np.random.seed(42)
instances = 100
n_episodes = 500
alpha = 0.1
epsilon = 0.1
# Setup MDP, Agents.
mdp = GridWorldMDP(
width=10, height=4, init_loc=(1, 1), goal_locs=[(10, 1)],
lava_locs=[(x, 1) for x in range(2, 10)], is_lava_terminal=True, gamma=1.0, walls=[], slip_prob=0.0, step_cost=1.0, lava_cost=100.0)
print("Q-Learning")
rewards = np.zeros((n_episodes, instances))
for instance in range(instances):
ql_agent = QLearningAgent(
mdp.get_actions(),
epsilon=epsilon,
alpha=alpha)
# mdp.visualize_learning(ql_agent, delay=0.0001)
print(" Instance " + str(instance) + " of " + str(instances) + ".")
terminal, num_steps, reward = run_single_agent_on_mdp(
ql_agent, mdp, episodes=n_episodes, steps=100)
rewards[:, instance] = reward
df = pd.DataFrame(rewards.mean(axis=1))
df.to_json("q_learning_cliff_rewards.json")
print("SARSA")
rewards = np.zeros((n_episodes, instances))
for instance in range(instances):
sarsa_agent = SARSAAgent(
mdp.get_actions(),
goal_reward=0,
epsilon=epsilon,
alpha=alpha)
# mdp.visualize_learning(sarsa_agent, delay=0.0001)
print(" Instance " + str(instance) + " of " + str(instances) + ".")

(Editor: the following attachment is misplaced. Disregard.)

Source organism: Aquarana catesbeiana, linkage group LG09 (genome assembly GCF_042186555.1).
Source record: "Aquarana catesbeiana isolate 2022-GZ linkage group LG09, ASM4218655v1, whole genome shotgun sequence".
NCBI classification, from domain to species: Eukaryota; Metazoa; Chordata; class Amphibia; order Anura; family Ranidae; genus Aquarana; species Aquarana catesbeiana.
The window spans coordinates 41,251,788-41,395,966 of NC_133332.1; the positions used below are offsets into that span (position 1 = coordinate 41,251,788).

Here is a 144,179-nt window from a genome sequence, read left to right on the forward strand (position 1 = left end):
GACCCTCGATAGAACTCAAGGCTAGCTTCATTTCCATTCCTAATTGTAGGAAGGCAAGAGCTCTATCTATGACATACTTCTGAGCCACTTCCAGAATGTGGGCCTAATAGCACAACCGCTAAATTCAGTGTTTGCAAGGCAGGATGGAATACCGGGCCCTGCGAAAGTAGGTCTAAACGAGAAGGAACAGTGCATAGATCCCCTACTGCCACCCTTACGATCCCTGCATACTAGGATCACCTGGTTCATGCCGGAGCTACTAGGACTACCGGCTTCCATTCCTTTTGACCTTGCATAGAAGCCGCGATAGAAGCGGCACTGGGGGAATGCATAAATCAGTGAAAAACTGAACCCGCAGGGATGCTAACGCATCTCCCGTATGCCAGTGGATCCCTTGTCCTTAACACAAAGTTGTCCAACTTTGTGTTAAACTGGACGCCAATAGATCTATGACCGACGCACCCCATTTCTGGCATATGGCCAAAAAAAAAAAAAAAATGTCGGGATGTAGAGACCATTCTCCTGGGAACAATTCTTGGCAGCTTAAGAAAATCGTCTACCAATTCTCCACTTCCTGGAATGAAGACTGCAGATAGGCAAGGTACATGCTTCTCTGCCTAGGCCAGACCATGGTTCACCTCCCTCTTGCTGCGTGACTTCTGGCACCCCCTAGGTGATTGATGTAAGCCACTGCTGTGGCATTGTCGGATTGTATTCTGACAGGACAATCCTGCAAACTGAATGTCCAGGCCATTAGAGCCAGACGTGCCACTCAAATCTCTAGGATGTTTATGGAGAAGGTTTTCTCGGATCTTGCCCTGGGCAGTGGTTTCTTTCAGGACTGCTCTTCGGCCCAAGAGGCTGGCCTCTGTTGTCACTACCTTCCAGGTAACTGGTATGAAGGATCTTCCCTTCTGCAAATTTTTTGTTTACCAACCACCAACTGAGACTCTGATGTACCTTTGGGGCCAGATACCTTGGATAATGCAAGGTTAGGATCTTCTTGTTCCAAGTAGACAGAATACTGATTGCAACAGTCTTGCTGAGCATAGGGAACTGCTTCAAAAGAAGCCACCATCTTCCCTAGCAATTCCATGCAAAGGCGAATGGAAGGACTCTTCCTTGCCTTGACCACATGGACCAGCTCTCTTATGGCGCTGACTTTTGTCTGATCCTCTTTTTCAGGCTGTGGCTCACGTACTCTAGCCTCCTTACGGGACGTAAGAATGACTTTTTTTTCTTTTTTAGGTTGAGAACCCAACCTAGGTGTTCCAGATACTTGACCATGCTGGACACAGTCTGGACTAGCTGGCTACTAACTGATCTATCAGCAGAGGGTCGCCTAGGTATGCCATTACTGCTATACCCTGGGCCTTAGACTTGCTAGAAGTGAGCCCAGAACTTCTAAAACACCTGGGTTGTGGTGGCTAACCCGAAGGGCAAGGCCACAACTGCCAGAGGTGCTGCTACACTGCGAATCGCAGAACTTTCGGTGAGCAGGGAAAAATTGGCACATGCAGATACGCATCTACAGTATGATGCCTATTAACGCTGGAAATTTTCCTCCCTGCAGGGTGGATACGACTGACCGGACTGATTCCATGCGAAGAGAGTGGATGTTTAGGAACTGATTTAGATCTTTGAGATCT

terminal, num_steps, reward = run_single_agent_on_mdp(
sarsa_agent, mdp, episodes=n_episodes, steps=100)
rewards[:, instance] = reward
df = pd.DataFrame(rewards.mean(axis=1))
df.to_json("sarsa_cliff_rewards.json")
```

```
Q-Learning
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```

## Results

Now you can plot the results for each of the agents.

```
%matplotlib inline
import matplotlib.pyplot as plt
import pandas as pd
data_files = [("Q-Learning", "q_learning_cliff_rewards.json"),
("SARSA", "sarsa_cliff_rewards.json")]
fig, ax = plt.subplots()
for j, (name, data_file) in enumerate(data_files):
df = pd.read_json(data_file)
x = range(len(df))
y = df.sort_index().values
ax.plot(x,
y,
linestyle='solid',
label=name)
ax.set_xlabel('Episode')
ax.set_ylabel('Averaged Sum of Rewards')
ax.legend(loc='lower right')
plt.show()
```

## Policy Results

If you’re not in a notebook, then you can use `simple_rl`

to visualize your policy below.

```
# mdp.visualize_agent(sarsa_agent)
```